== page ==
I ask have you ever wanted to be anything more than a druggy? He said, I never cared because I had the money and I did what I wanted too. I did not grow up wanting to sell drugs I just fell into to fast money and I loved it. Most people don't make $2000 a month working a job and I could turn $3000-$4000.00 a month easy. People would come to me I did not even have to look for them. He mentioned if I laid a tobacco cigarette on the desk next to a needle full of crank he would choose the needle every time. He loves it.

When he talked about mixing the different drugs that are poisonous alone and would kill you with very little ingested,can be mixed in 1/3's and make speed that would sell. As he talked about his street business his eyes lit up, his body posture straightened and he spoke like a pharmacist. He knew where to get the supplies and how much to mix – what the market value was – the product desired by the customers – He spoke like he was running a lock and key business.

An amazing person from the under side. He received his degree in the life of hard knocks. He lived by rules of the police, on the slim side. His circle of friends depends on what he has to sell or to share with others to use. I am not sure if his DNA was already mapped out to have schizophrenia or the continued over use of drugs gave it to him. He is not someone I would trust to turn my head for even a minute but he is interesting to talk to and hear what he has done since the last admission. His life is now down to a friends couch as home, jail or a mental hospital.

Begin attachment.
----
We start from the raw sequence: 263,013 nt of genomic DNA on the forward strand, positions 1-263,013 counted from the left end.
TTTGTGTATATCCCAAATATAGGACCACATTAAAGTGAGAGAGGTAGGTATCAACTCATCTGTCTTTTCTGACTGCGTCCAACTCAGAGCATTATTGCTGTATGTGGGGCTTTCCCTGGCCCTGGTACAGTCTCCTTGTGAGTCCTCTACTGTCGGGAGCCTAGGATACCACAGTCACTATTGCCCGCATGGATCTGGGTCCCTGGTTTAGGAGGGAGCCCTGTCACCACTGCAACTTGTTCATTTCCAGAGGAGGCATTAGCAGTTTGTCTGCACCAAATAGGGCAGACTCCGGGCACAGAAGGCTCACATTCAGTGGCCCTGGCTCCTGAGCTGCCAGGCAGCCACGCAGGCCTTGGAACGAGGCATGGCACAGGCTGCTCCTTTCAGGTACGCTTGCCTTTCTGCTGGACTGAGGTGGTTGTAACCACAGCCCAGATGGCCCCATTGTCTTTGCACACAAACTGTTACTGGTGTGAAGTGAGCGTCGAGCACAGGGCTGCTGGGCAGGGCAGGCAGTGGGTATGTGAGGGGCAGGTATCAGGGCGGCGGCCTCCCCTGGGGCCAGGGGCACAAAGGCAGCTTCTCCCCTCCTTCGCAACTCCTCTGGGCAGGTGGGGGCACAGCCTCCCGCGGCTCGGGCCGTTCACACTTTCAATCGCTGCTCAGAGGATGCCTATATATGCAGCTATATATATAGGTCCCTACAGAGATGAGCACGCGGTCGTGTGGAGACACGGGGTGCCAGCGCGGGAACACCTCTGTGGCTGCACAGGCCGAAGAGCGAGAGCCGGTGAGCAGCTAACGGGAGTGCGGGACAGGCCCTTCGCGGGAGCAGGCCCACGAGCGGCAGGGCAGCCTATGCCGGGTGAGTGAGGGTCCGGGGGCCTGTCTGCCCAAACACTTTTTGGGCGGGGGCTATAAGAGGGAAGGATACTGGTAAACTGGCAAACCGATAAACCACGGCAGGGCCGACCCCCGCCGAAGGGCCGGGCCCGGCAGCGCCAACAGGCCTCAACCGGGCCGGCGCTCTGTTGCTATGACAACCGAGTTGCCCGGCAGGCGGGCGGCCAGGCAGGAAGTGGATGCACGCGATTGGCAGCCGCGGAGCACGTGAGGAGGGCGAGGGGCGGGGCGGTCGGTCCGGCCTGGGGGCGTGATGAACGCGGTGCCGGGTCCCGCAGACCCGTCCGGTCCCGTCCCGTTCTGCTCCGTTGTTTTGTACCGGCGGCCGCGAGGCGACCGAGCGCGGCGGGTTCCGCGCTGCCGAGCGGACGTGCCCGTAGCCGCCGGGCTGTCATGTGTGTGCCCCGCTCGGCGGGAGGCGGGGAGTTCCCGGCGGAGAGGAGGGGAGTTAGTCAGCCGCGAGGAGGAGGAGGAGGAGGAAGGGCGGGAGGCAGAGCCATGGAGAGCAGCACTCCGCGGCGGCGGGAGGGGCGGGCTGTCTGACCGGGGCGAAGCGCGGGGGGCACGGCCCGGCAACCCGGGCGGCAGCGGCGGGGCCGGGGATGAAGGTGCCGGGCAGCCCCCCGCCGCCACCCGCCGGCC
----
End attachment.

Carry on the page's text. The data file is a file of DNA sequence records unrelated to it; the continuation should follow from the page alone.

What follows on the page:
He was once his mothers baby whom she loved and held and kissed. Now he will sleep anywhere someone will allow him. Drugs are his passion, his skills, his life. One hit away from the grave.

Angela Brooks has worked in a state-funded psychiatric hospital in Kentucky for 21 years as a nurse, assisting sometimes-dangerous patients who come in shackled and cuffed. At AngelaBrook.com, she offers stories of life on the inside of a psychiatric ward, and the site, as well as her company, offers support for nurses in the mental health field and helps them bring passion into their role at work.